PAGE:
A Norwegian trade delegation has come to spring wheat country to remind farmers and grain traders that wheat is the staff of their country's life, with or without herring on the bread.
That means Upper Midwest farmers should resist growing the genetically modified wheat that seed companies are developing because Norwegian law prevents its importation, officials of the Unikorn trading company said this week.
"We like the high-quality spring wheat we get from Minnesota and North Dakota. This is technical, but it's the high-quality protein that we need in milling and baking to make our breads," said Helge Remberg, a Unikorn marketing director.
Unikorn is the largest grain trading firm in Norway, jointly owned by the Norwegian government and farmer-owned cooperatives. It imports wheat, soybeans, corn and other agricultural products from around the world.
A 1993 law effectively prohibits the company and other traders from importing grains and oilseeds that contain genetically modified organisms (GMOs), said Oystein Haslum, administrative director of the Oslo-based trading firm.
"We want to buy where we can get the cleanliness and quality that we want. That means we start with the U.S. and Canada, and if we have to, we turn to Australia and Kazakhstan, and work down from there," Haslum said.
Monsanto, the St. Louis-based chemical and biogenetics company, is developing GMO seed varieties that would be resistant to some of its branded chemicals, such as Roundup herbicide. Other geneticists are exploring seeds that would be resistant to other popular farm chemicals, resistant to plant diseases or which add higher nutrient content to the wheat.
Regardless of the purpose, Unikorn's Remberg said Norway is among several countries that won't import the genetically altered grains.
The Unikorn group met Tuesday with AGP Grain, based at the Minneapolis Grain Exchange, and toured the spring wheat trading floor at the exchange. The Norwegians also had meetings scheduled this week with Cargill, in Minnetonka, and with CHS Inc., in Inver Grove Heights.
The Minnesota-based companies often partner with Unikorn when the Norwegians buy spring wheat and other Northern-grown grains. Most of those purchases are shipped through Duluth, said John Comford, marketing manager for AGP Grain.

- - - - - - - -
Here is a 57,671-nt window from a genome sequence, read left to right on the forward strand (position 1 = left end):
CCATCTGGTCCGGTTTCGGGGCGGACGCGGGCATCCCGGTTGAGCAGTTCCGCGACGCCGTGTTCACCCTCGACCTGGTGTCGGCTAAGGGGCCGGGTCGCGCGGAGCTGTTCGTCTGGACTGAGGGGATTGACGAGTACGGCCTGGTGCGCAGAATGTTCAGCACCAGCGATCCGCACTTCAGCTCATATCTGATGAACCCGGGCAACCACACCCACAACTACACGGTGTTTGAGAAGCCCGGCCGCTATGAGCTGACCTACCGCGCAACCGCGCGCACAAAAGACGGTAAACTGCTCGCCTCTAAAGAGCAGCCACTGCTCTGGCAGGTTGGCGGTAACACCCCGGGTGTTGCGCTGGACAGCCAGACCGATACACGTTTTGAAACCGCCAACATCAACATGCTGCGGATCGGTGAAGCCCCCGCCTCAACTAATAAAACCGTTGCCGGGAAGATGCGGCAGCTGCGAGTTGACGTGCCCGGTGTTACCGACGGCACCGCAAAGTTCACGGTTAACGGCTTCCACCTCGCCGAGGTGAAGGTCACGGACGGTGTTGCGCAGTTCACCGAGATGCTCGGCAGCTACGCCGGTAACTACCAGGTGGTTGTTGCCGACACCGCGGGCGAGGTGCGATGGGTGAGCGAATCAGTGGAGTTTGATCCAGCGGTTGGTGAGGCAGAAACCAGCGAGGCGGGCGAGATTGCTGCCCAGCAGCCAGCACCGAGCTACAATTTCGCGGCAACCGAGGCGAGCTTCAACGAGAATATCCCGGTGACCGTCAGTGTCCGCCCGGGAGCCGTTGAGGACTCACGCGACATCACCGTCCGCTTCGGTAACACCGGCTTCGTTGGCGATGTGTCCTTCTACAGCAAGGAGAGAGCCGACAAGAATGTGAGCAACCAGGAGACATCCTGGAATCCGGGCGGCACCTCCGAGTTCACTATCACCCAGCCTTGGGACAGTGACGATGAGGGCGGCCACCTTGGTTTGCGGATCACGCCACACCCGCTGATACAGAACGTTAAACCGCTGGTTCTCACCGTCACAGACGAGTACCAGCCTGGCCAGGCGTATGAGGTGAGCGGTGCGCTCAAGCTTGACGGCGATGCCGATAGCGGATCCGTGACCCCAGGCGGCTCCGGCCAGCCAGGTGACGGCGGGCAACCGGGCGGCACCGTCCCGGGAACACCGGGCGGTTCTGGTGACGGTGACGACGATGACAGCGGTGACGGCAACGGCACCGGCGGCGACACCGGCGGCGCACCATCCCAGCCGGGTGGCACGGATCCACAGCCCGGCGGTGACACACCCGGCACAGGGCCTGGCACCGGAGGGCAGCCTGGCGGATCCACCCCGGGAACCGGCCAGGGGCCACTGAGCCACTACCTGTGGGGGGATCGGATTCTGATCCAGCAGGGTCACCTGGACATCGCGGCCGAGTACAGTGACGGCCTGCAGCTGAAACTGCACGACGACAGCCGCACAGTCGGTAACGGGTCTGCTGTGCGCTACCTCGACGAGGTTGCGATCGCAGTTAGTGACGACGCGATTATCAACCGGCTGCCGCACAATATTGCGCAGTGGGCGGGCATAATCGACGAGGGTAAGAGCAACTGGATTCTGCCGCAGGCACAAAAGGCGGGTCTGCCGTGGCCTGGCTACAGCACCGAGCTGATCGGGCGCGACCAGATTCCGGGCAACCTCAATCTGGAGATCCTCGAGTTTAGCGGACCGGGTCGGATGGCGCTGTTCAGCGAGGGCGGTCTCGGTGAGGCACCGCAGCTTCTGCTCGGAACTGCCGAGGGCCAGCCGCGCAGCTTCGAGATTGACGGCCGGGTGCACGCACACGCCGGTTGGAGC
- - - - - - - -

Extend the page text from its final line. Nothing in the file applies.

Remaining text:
GP, the former grain-merchandising unit of International Multifoods, now is a subsidiary of Ag Processing Inc., a large cooperative based in Omaha, Neb.
The Norwegian wheat trade is relatively small, compared with southern Europe, the Middle East and North Africa, said a spokeswoman for the U.S. Wheat Associates trade promotion group in Washington, D.C. The country takes about 200,000 to 300,000 tons of wheat most years, although it hasn't purchased U.S.-grown wheat in the current year.
GP's Comford, however, said this country has about 450,000 tons of spring wheat trade at risk with other countries that share Norway's aversion to GMO wheat.
What's more, Comford said the Norwegian wheat trade is greater than noted in government statistics because exports aren't tracked through transhipping ports to the final consumers. AGP ships about 200,000 to 300,000 tons of wheat to Norway through its port facilities in Antwerp, Belgium, most years, he said. "Then there are Cargill, CHS and ConAgra doing the same kind of deals."
Monsanto is seeking federal regulatory approval for issuing the new wheat seeds for commercial production, but said it won't until the United States and Canada both are in agreement on GMO use.
If that happens, U.S. grain merchants would need to operate a costly process of keeping GMO wheat and non-GMO wheat separated through storage and transportation, the Unikorn team said.
Norwegian resistance to GMOs is based more on environmental concerns about letting the organisms lose to breed with local grain crops than from concerns over human health, the grain delegation said.
But that becomes the awkward conflict that farmers and their customers have over the new seeds. While people have environmental concerns about releasing GMOs into the natural plants, the GMO seeds are helping farmers cut back total use of chemicals on crops that have been responsible for polluting water supplies and streams in past years.
Minnesota corn farmers, for instance, used more than 16.5 million pounds of herbicide and insecticide chemicals on their 7.5 million acres of corn in 1996, when GMO corn seeds were just starting to become popular. The Minnesota Agricultural Statistics Service found that farmers used less than 8.3 million pounds of chemicals on their 7.2 million acres of corn in 2002, the last year for which there is data.